Accordingly, the circumstances where a person may lodge a consent caveat under the Mining Act are potentially broader than those for the lodgement of an absolute or subject to claim caveat. Consent caveats are unique to the WA Mining Act, as they potentially allow a party to lodge a caveat to support a personal interest.
However, it should be noted that this potential ability to register a consent caveat to support registration of a personal right has not yet been tested.
Duration of caveats over a mining tenement
Absolute and subject to claim caveat
If a dealing or surrender is lodged over a tenement the subject of an absolute caveat or a subject to claim caveat, then the caveator will receive notice to this effect. The absolute caveat or subject to claim caveat will expire 14 days from the date on which notice is given.
In relation to a subject to claim caveat, the notice period (and subsequent expiry) will not be triggered if the dealing is expressed to be subject to the interest claimed by the caveator.
Accordingly, an absolute caveat or subject to claim caveat essentially gives the caveator 14 days' notice if the tenement holder proposes to deal with the tenement in a way that is inconsistent with the caveator's interest.
This is consistent with the Ta Lee Decision. In that decision, the Court held that a caveat lodged by the lender should be set aside as the lender did not have an equitable interest in the caveated titles. Under the Mining Act, the registration of an absolute caveat or subject to claim caveat will not, of itself, prevent the registration of a dealing over the tenement. Instead, the caveator is effectively given a 14-day window to substantiate its interest in the tenement and establish the right to maintain the caveat on the register.
An absolute caveat and subject to claim caveat may be removed at the direction of the mining warden.
A consent caveat will be removed upon being withdrawn by the caveator. Unlike an absolute caveat and subject to claim caveat, a consent caveat does not automatically expire following notice that a dealing has been lodged.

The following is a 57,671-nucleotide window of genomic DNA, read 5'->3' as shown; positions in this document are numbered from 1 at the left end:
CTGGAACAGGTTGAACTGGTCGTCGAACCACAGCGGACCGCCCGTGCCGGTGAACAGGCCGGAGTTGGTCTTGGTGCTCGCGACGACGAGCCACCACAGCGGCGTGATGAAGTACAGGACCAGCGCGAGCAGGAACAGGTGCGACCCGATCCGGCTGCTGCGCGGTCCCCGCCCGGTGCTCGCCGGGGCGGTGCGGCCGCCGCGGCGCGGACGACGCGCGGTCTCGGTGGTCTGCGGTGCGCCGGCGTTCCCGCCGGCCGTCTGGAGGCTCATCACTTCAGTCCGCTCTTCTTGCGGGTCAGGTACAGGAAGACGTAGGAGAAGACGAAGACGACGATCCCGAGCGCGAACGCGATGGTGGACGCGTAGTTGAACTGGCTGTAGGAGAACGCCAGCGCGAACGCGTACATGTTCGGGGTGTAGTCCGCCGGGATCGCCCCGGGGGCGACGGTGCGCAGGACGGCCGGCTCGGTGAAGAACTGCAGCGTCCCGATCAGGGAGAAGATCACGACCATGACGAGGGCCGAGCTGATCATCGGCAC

To that end, a consent caveat gives the caveator stronger protection than absolute and subject to claim caveats.
A consent caveat may however also be removed at the direction of the mining warden.
Using the right caveat over a mining tenement
If a party has a proprietary interest in a tenement, it may lodge an absolute or subject to claim caveat. However, these types of caveats provide the caveator with notification rights only.
A consent caveat gives stronger protection as it will remain in force until removed by the caveator (or at the direction of the warden).
Generally speaking, a person must have a proprietary or equitable interest in a tenement to support the lodgement of a caveat over that tenement. A consent caveat will however currently be permitted to be lodged over a WA mining tenement in support of a personal right such as a royalty, provided that the relevant instrument provides for the lodgement of the caveat. This position has not however been tested in the courts yet.
 Previous Warden's Court decisions have held that a royalty is not a proprietary interest in a tenement and therefore does not constitute a caveatable interest: Rural and Industries Bank of Western Australia v Hamilton and King (unreported, Leonara's Warden Court, 19 December 1989, noted 9 AMPLA Bull 61). However, these decisions were handed down prior to the current provisions in the Mining Act in relation to consent caveats. Back to article